Opera Scotland

Don Giovanni 1906Carl Rosa Opera Company

Read more about the opera Don Giovanni

The Glasgow Herald (17 March) reviewed the production, explaining "The dominating influence in the Mozart performance of the Carl Rosa Company is Mr Charles Victor.  Mr Vistor's finished acting and infectious high spirits seem to inspire everybody on the stage.  The productions of Marriage of Figaro and Don Giovanni have had a freedom in performance that have been altogether refreshing.  The amorous tenor with a hand on his breast and slightly bent knees, the tragic bass with halting strut and forefinger pointing to the ground, the mincing leading lady, the throwing up of hands in the gallery on a final top-note, the conventional exits and entrances are accepted as necessary evils by the average opera lover.  Perhaps it is too much to expect the operatic artist to give up the appeal with extended arm to the gallery.  Even in last night's very satisfactory performance in the Grand Theatre, it was not altogether absent.  But for the rest, the piece was played with exceptional intelligence, and from the purely musical standpoint the work of principals, chorus and band left very little to be desired."

"Don Giovanni loses nothing by comparison with the many operas Glasgow has been hearing during the past fortnight.  It will always remain a masterpiece of masterpieces.  People who play games know very well the unfortunate kind of man who would set laws aside the moment they began to pinch him.  Composers of music are also bound by laws which, in the theatre, sometimes become very irksome. In new operas one is always interested to see how the composer will behave.  He is really called on to play two games at once - to write coherent music and to reflect a moving drama.  If he pay too much attention to the devlopment of musical themes, the drama may suffer.  if every person and action in the drama must have its musical equivalent it is hard to keep the music in a logical, organic form.  So in opera-writing there is much falling between two stools.  The modern composer, however, generally sets aside the purely musical laws in the interests of what he calls dramatic truth.  In any case, he feels, under pressure, that something must be sacrificed.  In Mozart the demands of both arts are almost perfectly met.  With all our progress, no composer no composer is at once so satisfying musically and dramatically.  The music of Don Giovanni can stand by itself as absolute music, perfect in finish, without a superfluous note.  Yet it gives us also the very essence of the drama. Don Giovanni, Leporello, Don Ottavio, Elvira, Donna Anna and Zerlina live for us in tones.  Each carries a different musical atmosphere.  The revelation and development of character by musical means has never been more triumphantly demonstrated.  If composers would study their Mozart along with their Wagner they might achieve better results.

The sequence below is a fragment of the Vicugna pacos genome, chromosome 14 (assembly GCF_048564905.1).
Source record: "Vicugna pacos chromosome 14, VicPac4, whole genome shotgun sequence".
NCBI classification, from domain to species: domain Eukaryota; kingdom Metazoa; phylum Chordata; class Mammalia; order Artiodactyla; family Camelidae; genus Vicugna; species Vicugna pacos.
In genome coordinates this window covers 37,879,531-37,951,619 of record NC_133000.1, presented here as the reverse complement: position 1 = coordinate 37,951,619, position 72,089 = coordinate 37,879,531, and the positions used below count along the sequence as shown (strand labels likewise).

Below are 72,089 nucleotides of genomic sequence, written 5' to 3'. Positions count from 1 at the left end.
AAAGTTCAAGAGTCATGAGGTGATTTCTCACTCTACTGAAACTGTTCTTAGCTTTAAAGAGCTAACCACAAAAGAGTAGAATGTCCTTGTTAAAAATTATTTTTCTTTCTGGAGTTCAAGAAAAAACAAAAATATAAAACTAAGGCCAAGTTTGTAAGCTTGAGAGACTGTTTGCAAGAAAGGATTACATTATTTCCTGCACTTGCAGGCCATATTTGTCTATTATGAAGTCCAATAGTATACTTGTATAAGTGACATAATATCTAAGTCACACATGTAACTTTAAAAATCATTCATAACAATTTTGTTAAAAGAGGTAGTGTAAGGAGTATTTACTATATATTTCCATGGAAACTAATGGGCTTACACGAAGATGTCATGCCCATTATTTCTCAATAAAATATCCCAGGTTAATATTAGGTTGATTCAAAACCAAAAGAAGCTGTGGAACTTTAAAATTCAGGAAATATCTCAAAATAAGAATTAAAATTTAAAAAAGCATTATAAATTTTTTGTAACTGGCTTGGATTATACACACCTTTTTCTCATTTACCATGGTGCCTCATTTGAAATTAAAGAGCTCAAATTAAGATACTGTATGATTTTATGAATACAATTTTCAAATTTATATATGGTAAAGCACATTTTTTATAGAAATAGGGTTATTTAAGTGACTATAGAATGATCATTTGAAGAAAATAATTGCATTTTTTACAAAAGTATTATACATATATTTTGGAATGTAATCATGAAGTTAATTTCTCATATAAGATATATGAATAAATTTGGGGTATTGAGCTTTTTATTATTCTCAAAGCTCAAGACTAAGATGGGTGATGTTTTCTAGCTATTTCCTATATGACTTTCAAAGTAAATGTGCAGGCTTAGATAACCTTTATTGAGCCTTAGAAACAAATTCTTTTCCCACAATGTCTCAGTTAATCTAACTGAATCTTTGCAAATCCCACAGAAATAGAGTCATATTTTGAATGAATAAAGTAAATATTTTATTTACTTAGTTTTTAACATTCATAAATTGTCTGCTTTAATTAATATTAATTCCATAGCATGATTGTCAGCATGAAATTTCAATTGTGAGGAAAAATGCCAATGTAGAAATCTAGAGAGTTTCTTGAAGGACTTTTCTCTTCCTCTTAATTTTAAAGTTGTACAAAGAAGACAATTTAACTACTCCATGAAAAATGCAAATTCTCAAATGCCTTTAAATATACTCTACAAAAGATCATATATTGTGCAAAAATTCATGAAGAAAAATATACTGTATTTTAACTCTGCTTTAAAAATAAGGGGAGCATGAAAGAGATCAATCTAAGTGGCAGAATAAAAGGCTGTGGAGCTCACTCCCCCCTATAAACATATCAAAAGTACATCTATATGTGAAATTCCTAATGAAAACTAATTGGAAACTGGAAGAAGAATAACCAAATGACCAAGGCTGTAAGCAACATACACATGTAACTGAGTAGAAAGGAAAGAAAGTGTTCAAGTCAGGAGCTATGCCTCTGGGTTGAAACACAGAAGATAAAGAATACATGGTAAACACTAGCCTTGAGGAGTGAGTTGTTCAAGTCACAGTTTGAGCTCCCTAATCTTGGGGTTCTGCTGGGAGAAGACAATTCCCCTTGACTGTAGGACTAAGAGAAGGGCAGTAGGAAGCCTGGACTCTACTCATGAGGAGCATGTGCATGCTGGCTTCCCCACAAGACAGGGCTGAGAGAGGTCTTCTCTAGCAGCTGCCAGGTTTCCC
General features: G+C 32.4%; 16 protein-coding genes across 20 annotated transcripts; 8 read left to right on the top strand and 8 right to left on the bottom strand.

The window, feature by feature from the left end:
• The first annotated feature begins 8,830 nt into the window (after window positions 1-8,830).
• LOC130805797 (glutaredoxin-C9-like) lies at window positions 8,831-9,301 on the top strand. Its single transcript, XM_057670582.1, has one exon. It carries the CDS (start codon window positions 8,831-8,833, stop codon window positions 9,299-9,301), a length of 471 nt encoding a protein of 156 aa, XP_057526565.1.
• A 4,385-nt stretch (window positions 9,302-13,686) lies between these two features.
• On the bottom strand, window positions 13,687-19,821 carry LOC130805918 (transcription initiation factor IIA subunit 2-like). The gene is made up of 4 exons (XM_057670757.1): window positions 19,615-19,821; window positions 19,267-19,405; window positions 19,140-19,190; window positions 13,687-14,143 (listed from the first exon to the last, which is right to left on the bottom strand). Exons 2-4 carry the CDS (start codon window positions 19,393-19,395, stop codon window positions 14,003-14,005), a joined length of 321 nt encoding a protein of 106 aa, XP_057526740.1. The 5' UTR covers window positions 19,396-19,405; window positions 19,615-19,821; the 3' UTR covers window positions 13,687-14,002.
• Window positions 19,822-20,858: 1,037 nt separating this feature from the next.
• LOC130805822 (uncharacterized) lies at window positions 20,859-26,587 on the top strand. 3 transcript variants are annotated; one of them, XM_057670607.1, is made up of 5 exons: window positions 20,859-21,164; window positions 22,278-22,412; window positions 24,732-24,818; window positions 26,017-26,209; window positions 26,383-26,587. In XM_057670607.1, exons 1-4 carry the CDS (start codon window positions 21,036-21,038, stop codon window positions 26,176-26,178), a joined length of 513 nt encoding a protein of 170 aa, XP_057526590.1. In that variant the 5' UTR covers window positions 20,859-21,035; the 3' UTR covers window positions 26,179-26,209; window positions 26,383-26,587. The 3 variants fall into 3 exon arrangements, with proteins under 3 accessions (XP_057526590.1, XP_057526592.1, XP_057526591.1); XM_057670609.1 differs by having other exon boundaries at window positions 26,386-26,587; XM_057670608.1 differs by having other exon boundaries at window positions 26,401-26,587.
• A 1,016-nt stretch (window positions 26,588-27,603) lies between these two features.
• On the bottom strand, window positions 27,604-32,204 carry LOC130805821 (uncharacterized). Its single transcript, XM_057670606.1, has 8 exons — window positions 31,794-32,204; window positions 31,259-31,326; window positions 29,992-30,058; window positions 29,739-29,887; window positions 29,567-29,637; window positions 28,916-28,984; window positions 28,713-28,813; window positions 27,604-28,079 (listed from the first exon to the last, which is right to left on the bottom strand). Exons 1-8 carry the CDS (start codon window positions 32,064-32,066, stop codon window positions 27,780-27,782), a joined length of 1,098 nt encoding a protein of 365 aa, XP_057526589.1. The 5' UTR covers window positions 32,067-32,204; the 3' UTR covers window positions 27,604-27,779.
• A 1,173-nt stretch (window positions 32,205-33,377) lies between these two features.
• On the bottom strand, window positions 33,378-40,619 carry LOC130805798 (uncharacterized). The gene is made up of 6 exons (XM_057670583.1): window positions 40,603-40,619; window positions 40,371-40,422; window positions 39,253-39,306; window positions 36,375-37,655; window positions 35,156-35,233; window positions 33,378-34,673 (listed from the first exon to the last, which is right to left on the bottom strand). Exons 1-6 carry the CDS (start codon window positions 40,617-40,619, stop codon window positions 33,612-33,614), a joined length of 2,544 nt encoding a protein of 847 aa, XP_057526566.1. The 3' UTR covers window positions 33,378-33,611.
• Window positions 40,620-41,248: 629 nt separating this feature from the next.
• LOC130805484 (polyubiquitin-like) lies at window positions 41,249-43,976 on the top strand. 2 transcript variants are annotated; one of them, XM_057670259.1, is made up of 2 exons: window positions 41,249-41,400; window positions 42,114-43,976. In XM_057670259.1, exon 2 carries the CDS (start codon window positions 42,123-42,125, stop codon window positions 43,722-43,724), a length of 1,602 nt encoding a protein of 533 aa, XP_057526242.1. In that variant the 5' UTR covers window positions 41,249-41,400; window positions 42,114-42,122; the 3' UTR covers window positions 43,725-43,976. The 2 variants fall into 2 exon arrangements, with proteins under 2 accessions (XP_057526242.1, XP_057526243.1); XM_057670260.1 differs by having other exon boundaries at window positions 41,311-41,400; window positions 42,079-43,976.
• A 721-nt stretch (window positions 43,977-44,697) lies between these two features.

To Mr Vistor's performance we have already referred.  His Don Giovanni last night had all the reckless abandon that one associates with the character or the hero, whose gallantries have been more often sung than the good deeds of other men.  The three prima donnas were Mesdames Hanna Mara, Ina Hill, and Elizabeth Burgess.  Miss Mara's vibrato jarred occasionally Mozart's pure line, especially in running passages, but Donna Anna's music was generally well sung.  Miss Hill's Zerlina showed traces of inexperience; her solo in the third act was very prettily rendered.  Miss Burgess, as Elvira, was excellent all through the work.  One has nothing but praise for the Leporello of Mr Winckworth and the Don Ottavio of Mr Edward Davies.  The roles of the Commandant and Masetto were also in excellent hands, and the combined vocal and instrumental forces were skilfully directed by Mr Eugene Goossens.   Don Giovanni attracted a very large audience."

Performance Cast

Don Giovanni a young nobleman

Charles Victor

Don Ottavio engaged to Anna

Edward Davies

Donna Elvira a lady from Burgos

Elizabeth Burgess

Donna Anna the Commendatore's daughter

Hanna Mara

Leporello Giovanni's servant

Arthur Winckworth

Zerlina a peasant girl

Ina Hill

Production Cast

Conductor

Eugene Goossens II

Performance DatesDon Giovanni 1906

Map List

Grand Theatre, Glasgow | Glasgow

16 Mar, 00.00 24 Mar, 14.00

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